Here is my audition piece for the open writing position. Thank You.
I’d like to start out this piece with a "One of These Things is Not Like the Other" featuring the Yankees bullpen. Below are the links to Baseball Reference pages for the main arms in the Yankees bullpen. Direct your attention to the career summary stat line under Standard Pitching. You guess which one is not like the others.
You guessed right (or wrong), Adam Warren does not seem to fit. By the numbers, Warren could not hold a candle to the rest of the pack. He has the highest FIP (3.82), second highest ERA (3.45), lowest K/9 (7.8), and highest HR/9 (7.9). I believe he is the weakest link on the Yankees roster.
To me, Warren is the weakest link because his ability to perform has diminished, and it shows in how he is deployed. Warren used to be one of the main relief arms when Girardi needed a solid inning. With Betances, Chapman, Robertson, Green, and Kahnle getting the high-leverage innings, Warren has been relegated to long-relief outings. Obviously, there will always be a need for bullpen pitchers that can throw multiple innings in a single outing. Whether you are blowing out the opposition (or are being blown out) it is counterintuitive to use your high-leverage pitchers in low-leverage situations, unless you are trying to keep them fresh.
Consider for a moment how Warren was used in the playoffs last year. He pitched a total of 4.2 innings. Girardi deployed Warren in game 1 of the ALDS in the 4th inning with New York trailing by three. Warren surrendered a run. He was again deployed in the ALCS in games 3 and 7. Both times, there was a wide margin between teams. The Yankees wound up winning game 4 by seven and losing game 7 by four. Clearly, Warren was used to mop up innings in games that were already decided.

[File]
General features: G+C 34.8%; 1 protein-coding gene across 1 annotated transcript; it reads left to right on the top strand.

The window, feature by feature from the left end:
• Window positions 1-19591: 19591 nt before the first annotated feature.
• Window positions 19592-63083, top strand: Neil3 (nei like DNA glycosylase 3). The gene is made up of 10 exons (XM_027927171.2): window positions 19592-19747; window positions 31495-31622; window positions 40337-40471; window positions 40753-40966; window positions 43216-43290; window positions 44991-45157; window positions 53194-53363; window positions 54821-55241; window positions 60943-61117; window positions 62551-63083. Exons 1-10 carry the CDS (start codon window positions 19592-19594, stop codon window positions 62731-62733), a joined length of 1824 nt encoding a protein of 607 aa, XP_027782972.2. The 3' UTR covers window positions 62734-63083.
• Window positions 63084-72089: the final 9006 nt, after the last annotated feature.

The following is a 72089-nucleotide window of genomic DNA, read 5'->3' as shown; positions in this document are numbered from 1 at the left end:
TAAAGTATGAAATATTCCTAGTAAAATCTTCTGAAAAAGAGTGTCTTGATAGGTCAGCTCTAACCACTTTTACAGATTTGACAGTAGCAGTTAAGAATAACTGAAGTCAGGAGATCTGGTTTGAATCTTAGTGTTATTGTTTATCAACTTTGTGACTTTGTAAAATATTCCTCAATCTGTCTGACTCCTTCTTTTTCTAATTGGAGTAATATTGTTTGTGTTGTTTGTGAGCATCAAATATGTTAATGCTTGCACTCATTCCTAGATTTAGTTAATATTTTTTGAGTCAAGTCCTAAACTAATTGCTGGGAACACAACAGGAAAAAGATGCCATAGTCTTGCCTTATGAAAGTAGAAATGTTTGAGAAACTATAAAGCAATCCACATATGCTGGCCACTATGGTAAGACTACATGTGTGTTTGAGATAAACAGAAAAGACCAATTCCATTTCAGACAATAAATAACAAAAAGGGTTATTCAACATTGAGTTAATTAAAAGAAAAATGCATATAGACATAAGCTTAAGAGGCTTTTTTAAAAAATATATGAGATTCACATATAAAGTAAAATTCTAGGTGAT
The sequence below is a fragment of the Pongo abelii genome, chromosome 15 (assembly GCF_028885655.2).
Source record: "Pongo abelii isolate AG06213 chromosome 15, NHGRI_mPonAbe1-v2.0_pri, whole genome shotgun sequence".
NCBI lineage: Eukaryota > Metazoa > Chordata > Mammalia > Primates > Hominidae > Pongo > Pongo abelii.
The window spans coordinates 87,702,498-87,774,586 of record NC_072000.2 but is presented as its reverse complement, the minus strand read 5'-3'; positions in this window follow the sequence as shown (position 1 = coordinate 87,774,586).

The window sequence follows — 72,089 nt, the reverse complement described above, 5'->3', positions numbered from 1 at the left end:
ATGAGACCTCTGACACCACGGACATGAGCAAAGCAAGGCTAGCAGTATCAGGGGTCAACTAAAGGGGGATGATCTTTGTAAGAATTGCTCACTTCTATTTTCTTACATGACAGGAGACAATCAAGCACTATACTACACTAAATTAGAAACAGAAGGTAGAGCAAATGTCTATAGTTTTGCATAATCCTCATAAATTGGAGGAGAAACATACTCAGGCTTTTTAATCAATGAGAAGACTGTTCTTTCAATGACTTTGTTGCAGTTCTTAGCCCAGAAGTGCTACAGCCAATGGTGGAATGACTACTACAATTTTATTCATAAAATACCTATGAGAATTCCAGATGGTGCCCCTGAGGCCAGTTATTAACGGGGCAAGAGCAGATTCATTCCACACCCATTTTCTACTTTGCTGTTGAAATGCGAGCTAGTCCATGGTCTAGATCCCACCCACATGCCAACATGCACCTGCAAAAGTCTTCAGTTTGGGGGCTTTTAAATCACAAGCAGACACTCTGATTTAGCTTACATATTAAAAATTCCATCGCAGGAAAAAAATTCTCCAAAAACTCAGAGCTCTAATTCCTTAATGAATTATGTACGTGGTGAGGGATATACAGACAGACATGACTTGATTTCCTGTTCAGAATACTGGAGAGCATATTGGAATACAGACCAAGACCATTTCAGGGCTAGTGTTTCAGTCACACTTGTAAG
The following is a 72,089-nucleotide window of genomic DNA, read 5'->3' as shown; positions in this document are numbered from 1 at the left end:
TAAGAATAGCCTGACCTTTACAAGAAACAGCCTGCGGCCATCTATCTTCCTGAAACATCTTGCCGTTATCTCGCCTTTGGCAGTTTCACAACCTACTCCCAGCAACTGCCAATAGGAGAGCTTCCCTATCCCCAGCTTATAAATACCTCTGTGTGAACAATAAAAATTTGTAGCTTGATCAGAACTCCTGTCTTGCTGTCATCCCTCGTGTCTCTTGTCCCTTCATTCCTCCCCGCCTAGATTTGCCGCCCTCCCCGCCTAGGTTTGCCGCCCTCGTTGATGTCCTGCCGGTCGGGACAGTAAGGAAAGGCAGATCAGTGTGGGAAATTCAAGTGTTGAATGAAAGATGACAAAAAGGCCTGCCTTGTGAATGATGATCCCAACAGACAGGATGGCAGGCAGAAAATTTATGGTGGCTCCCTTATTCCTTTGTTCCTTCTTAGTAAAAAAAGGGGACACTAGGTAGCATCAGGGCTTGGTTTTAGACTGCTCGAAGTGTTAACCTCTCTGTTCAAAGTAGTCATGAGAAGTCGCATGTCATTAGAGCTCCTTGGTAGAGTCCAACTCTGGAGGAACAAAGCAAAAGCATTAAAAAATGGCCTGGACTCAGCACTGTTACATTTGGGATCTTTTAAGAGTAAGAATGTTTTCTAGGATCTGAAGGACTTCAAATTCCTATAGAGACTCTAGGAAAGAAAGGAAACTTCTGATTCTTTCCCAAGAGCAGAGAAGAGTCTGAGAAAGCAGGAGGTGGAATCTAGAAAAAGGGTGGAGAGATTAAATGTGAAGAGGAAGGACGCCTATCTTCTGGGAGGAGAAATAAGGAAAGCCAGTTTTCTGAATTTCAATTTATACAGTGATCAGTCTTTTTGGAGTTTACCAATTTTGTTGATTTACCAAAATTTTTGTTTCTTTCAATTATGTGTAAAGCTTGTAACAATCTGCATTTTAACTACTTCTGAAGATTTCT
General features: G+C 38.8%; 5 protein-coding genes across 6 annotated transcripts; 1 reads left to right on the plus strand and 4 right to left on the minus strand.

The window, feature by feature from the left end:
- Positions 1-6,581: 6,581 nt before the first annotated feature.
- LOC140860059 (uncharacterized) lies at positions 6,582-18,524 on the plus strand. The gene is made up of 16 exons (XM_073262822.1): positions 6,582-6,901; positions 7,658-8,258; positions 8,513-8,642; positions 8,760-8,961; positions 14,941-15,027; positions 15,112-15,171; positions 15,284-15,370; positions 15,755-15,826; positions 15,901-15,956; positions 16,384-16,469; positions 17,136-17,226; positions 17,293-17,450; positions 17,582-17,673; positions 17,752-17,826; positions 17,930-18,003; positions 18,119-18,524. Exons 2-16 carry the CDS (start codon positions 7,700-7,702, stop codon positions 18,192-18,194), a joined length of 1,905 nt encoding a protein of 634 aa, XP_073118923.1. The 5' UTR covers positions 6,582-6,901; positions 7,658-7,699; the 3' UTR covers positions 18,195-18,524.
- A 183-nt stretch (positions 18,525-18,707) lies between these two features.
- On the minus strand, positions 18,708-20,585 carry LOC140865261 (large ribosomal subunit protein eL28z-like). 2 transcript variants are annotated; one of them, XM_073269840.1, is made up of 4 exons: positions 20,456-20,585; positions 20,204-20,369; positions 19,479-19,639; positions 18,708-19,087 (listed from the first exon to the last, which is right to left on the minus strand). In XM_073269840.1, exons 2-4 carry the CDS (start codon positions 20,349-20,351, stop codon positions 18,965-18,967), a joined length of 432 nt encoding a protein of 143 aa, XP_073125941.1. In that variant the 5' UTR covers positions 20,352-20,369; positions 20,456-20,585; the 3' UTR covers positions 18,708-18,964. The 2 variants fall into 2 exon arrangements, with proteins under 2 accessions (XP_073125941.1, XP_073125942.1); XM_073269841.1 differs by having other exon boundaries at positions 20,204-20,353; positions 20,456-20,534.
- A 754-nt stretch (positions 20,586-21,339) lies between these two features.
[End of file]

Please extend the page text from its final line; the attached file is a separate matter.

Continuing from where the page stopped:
Yes, you can make arguments for other weak links. A rookie manager, rookie infielders, a wonky Betances, a struggling Gardner and Stanton, and Gary’s defense are all legitimate areas of concern. However, keep the following in mind:
1: Boone would not be manager if the front office was not totally confident in his ability to manage the New York Yankees.
2: Torres and Andujar would not have been promoted had the front office not felt them ready. Yes, Andujar was promoted because Drury was hurt, yet notice how Drury has not been rushed back.
3: We’ve seen wonky Betances before, and we’ll probably see him again. Yet each time, he has adjusted and returned to his dominant self.
4: Gardner and Stanton are both experienced big leaguers. Eventually, they will turn things around and produce.
5: As for Gary’s defense, the Yankees front office is confident he can improve. If they were not, you better believe Gary would not be the starting catcher on a contending team.
Roster spots are not easy to obtain. As the season progresses, and players return from the DL, ask yourself this: "Who can better perform the long-relief, spot-start pitching duties better, Adam Warren or Domingo German, or maybe a player in Triple-A? Who is more likely to stay off the DL and be ready to perform when needed? Who is cheaper?" At the trade deadline, if the Yankees acquire another starter (which they should), it is incredibly likely that (right, wrong, or indifferent) Jordan Montgomery gets bumped to the pen. Would the Yankees help solve the roster crunch by throwing in Warren as a trade sweetener? I think so. After all, Warren is a free agent after this season and is making a reasonable 3.3 million.
Warren is by no means a bad player, and I do not wish him ill. However, at this point, there are players in the Yankees farm system who are cheaper, can perform better, and are ready to take his job. That’s baseball.